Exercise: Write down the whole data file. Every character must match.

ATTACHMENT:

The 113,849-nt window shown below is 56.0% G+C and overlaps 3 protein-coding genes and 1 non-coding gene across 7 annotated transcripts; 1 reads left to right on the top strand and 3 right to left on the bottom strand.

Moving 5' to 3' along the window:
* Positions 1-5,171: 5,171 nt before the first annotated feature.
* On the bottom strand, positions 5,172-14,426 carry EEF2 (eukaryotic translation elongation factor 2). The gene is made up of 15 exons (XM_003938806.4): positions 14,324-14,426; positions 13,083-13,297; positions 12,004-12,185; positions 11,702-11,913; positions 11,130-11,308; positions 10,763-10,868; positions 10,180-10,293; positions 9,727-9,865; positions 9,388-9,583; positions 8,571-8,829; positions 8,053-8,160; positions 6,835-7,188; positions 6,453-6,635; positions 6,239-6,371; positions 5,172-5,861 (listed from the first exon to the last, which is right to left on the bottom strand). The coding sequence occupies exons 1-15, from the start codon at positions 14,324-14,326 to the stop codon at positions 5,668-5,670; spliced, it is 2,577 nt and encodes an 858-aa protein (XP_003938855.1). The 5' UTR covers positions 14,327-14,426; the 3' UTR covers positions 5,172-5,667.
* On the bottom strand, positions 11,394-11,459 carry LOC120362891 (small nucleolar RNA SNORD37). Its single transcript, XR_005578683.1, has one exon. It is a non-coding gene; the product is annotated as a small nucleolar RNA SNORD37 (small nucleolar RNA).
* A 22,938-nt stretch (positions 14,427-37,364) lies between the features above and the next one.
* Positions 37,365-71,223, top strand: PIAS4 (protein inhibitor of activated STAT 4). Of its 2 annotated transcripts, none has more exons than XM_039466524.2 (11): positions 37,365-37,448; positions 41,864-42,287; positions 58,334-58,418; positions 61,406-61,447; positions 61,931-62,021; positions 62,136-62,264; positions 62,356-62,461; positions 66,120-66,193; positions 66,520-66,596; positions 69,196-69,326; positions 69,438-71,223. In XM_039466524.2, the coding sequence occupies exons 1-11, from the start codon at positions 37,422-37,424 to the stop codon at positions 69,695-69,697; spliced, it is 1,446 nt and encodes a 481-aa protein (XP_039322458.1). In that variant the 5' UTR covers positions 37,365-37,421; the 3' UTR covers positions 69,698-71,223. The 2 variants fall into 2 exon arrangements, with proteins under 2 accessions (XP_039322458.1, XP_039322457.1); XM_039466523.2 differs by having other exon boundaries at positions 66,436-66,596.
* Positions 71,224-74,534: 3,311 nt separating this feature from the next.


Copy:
The 113,849-nt window shown below is 56.0% G+C and overlaps 3 protein-coding genes and 1 non-coding gene across 7 annotated transcripts; 1 reads left to right on the top strand and 3 right to left on the bottom strand.

Moving 5' to 3' along the window:
* Positions 1-5,171: 5,171 nt before the first annotated feature.
* On the bottom strand, positions 5,172-14,426 carry EEF2 (eukaryotic translation elongation factor 2). The gene is made up of 15 exons (XM_003938806.4): positions 14,324-14,426; positions 13,083-13,297; positions 12,004-12,185; positions 11,702-11,913; positions 11,130-11,308; positions 10,763-10,868; positions 10,180-10,293; positions 9,727-9,865; positions 9,388-9,583; positions 8,571-8,829; positions 8,053-8,160; positions 6,835-7,188; positions 6,453-6,635; positions 6,239-6,371; positions 5,172-5,861 (listed from the first exon to the last, which is right to left on the bottom strand). The coding sequence occupies exons 1-15, from the start codon at positions 14,324-14,326 to the stop codon at positions 5,668-5,670; spliced, it is 2,577 nt and encodes an 858-aa protein (XP_003938855.1). The 5' UTR covers positions 14,327-14,426; the 3' UTR covers positions 5,172-5,667.
* On the bottom strand, positions 11,394-11,459 carry LOC120362891 (small nucleolar RNA SNORD37). Its single transcript, XR_005578683.1, has one exon. It is a non-coding gene; the product is annotated as a small nucleolar RNA SNORD37 (small nucleolar RNA).
* A 22,938-nt stretch (positions 14,427-37,364) lies between the features above and the next one.
* Positions 37,365-71,223, top strand: PIAS4 (protein inhibitor of activated STAT 4). Of its 2 annotated transcripts, none has more exons than XM_039466524.2 (11): positions 37,365-37,448; positions 41,864-42,287; positions 58,334-58,418; positions 61,406-61,447; positions 61,931-62,021; positions 62,136-62,264; positions 62,356-62,461; positions 66,120-66,193; positions 66,520-66,596; positions 69,196-69,326; positions 69,438-71,223. In XM_039466524.2, the coding sequence occupies exons 1-11, from the start codon at positions 37,422-37,424 to the stop codon at positions 69,695-69,697; spliced, it is 1,446 nt and encodes a 481-aa protein (XP_039322458.1). In that variant the 5' UTR covers positions 37,365-37,421; the 3' UTR covers positions 69,698-71,223. The 2 variants fall into 2 exon arrangements, with proteins under 2 accessions (XP_039322458.1, XP_039322457.1); XM_039466523.2 differs by having other exon boundaries at positions 66,436-66,596.
* Positions 71,224-74,534: 3,311 nt separating this feature from the next.